At the end of the day, we really are staking our reputation on helping our clients build their reputation. So many of our clients are not only the executives of mid-market companies but really the IT professionals within those mid-market companies. If we can’t go in and fundamentally make them look like heroes, then we’re not doing our jobs.

HOW TO REACH: DynTek Inc.,

Sunday, 30 April 2006 20:00

The right connection

As CEO of ATEN Technology Inc., Sampson Yang knows all about making good connections.

His business model involves the right mix of people and innovation to bring quality products to the customers of his company, a manufacturer and distributor of KVM (keyboard/video/mouse) and remote connectivity solutions.

“We’re not happy just to compete for market share with established products,” says Yang. “We want to develop products that meet the needs of our customers that no competitor has imagined yet.”

Since its founding in 1996, the company has doubled its revenue every two years, going from $46 million in 2004 to $62 million last year, while the number of employees has risen from two to 101.

Smart Business spoke with Yang about how he has grown ATEN Technology and how he differentiates his company from its competitors.

How have you grown your company?

Being a manufacturer, we are able to control the quality and cost, and we can react quickly to the demand of the market. The result is we can provide solutions to our customers in a more cost-effective manner.

We try not to diversify our business too much. We stay focused, making sure that we can do one thing well before we move on to others. We just recently turned down a half million (product order) from Asia because we are not perfectly comfortable with the fact that we can service the customer well.

The other thing is our commitment to providing excellent customer service. We provide dedicated tech support to all of our business partners and to the end-users. Our tech support hotline is 24/7/365. We think that’s a part our customers very much appreciate.

We have a group of hardworking people who really care about our company, and in fact, many of our employees have worked for the company since it was very, very small. They are still very loyal to the company. And the new employees, they are as good as (the old).

How do you attract those kinds of people?

I think it’s our philosophy. Innovation, creativity, fun are the three components of it. People are not necessarily coming looking at just the salary. They want to feel that they can do something; they are in a fun environment.

How do you promote that philosophy internally?

I have an open door policy. Whenever any employee has a new idea or product — some business process, anything, even if it’s a crazy idea — all those are welcome. Sometimes we go out to lunch together in a more casual, nonbusiness environment to brainstorm about new ideas.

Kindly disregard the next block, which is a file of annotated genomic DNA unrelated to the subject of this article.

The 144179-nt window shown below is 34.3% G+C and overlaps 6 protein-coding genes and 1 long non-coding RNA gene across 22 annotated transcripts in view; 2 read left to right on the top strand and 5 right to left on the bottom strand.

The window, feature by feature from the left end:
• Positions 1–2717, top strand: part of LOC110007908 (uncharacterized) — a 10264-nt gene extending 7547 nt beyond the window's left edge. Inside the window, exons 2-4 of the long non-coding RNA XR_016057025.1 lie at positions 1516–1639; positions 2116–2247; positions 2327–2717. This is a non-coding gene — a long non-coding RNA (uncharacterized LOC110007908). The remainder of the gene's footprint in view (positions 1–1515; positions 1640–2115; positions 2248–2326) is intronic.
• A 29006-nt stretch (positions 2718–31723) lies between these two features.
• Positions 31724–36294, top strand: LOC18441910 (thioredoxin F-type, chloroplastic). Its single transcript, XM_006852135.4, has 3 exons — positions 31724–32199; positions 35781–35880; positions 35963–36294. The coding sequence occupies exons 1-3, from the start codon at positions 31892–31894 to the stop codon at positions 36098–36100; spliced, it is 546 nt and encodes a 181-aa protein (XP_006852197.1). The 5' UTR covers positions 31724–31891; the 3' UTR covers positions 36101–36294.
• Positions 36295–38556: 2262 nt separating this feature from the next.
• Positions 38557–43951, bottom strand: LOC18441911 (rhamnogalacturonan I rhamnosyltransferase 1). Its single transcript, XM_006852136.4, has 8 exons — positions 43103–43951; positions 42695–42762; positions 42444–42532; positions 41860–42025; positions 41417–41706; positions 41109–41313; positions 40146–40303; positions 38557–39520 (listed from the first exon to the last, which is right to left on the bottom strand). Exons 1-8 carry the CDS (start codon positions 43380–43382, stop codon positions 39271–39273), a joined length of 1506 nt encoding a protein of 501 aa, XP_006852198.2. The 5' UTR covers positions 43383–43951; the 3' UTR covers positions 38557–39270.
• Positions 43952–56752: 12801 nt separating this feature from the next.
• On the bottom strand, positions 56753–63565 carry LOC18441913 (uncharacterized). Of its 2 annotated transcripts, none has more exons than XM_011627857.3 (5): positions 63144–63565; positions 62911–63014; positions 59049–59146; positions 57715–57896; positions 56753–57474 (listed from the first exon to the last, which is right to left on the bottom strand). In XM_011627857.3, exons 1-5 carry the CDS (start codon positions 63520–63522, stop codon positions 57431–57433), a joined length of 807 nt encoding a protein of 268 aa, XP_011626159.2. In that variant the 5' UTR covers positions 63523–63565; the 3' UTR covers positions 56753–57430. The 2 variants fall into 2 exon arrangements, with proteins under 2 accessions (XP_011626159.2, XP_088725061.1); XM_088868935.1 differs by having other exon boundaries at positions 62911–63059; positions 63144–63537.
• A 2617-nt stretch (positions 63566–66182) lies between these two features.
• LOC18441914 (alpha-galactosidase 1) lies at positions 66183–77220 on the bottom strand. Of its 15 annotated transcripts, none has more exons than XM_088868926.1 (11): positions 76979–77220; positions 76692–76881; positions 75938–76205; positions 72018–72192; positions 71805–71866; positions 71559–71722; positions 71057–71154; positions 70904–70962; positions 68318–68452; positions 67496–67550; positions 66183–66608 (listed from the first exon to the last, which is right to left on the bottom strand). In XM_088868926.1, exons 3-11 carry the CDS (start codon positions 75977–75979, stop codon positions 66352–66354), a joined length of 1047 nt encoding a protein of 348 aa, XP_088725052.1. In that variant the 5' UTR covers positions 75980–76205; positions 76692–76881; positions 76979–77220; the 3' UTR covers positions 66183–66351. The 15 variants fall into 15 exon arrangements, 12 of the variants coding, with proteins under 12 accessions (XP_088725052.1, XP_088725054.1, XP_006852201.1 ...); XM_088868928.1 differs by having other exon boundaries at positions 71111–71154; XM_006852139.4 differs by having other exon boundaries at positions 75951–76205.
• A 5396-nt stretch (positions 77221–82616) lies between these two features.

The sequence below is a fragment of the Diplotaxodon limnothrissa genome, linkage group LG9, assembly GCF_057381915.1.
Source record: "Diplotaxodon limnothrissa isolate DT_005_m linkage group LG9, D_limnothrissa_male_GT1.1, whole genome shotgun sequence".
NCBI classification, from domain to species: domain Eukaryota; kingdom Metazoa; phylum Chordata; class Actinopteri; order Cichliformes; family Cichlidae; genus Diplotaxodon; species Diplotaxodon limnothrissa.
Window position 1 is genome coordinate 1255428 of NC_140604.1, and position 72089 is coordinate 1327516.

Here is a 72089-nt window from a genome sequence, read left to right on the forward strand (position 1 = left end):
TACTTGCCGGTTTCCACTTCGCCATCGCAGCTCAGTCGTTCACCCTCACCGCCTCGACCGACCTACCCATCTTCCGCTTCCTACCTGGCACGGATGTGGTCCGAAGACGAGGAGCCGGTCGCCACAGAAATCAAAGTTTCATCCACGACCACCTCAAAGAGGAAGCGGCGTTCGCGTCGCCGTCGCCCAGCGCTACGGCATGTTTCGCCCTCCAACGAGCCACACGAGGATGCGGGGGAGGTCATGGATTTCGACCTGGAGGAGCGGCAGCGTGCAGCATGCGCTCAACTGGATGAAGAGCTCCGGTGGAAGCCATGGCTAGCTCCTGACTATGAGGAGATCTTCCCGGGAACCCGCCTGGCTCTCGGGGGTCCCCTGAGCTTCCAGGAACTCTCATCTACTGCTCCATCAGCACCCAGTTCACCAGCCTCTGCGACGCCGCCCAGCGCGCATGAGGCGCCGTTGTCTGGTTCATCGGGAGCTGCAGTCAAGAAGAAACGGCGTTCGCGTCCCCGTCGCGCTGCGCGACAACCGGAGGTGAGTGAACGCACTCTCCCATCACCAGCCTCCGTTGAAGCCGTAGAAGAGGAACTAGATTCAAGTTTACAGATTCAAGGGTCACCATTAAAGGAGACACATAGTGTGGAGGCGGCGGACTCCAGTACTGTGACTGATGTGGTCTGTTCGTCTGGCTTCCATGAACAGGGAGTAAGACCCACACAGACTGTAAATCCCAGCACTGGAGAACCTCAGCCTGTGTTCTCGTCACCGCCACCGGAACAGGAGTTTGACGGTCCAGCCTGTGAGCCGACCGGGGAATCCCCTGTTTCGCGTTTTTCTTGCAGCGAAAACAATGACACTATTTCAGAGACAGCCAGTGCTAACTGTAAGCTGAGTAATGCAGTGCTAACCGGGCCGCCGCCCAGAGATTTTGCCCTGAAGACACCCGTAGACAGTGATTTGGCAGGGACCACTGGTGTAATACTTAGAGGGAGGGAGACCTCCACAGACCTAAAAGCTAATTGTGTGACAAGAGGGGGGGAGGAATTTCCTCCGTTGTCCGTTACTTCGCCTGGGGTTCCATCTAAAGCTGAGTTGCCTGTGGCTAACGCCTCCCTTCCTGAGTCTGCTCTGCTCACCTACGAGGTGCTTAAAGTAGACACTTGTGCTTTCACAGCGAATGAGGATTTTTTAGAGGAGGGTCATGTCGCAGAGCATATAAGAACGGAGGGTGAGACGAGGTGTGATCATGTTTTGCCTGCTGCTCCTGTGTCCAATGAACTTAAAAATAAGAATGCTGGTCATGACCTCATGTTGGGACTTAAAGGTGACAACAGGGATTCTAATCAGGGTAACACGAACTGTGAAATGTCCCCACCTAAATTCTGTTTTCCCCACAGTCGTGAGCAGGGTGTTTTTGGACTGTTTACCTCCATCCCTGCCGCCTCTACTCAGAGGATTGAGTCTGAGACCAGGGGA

Everyone is encouraged to try new things. Sometimes the result may not be as good as we expected, but we appreciate the passion and the willingness to try new things. You learn from mistakes sometimes. Next time you come up with something new, you learn from your experience.

How do you ensure the quality of your products?

Every product we ship out of the door needs to pass 26 stations. Each station has its functional tests, feature tests and electronics tests.

Quality control is important to us because of the commitment we have made to our customers to provide products that are economic, user-friendly and highly dependable. Our focus on quality actually starts during research and development. We aim our R&D efforts at creating new products that are both creative and reliable. We question our designs at every phase of development and constantly look for ways to keep them simple and efficient.

How do you differentiate your service from that of your competitors?

The tech support hotline is one way we can add value. We recognize that there is often a learning curve in using technology. Our customers can be confident that if they buy one of our products, someone will be available to answer their questions and provide advice.

We sell our products around the world. It doesn’t matter where a customer makes a purchase; he or she can receive help 24 hours a day, seven days a week.

We’re very proud of the quality of our technical support. Our commitment ... begins with training. The team receives its training from our product managers, who know their equipment from the ground up. Each product manager has a solid understanding that extends to initial research and development.

In addition to passing on their technical knowledge, the product managers communicate something else of critical importance. I call it the customer mindset. They teach the tech support reps to constantly think about our products from the end user’s point of view.

Another way we make a strong commitment to technical support is by ensuring all of our reps have hands-on experience. In fact, they work only steps away from a lab where they can test our equipment any time.

How do you come up with new products?

We do listen very carefully to what our customers say ... what they are using, what they see the future will be. We do have a survey after each call, which asks the customers if there’s anything they would consider buying in the near future.

That is very helpful to our R&D and product management team to determine what will be the next product we want to introduce to the market.

HOW TO REACH: ATEN Technology Inc.,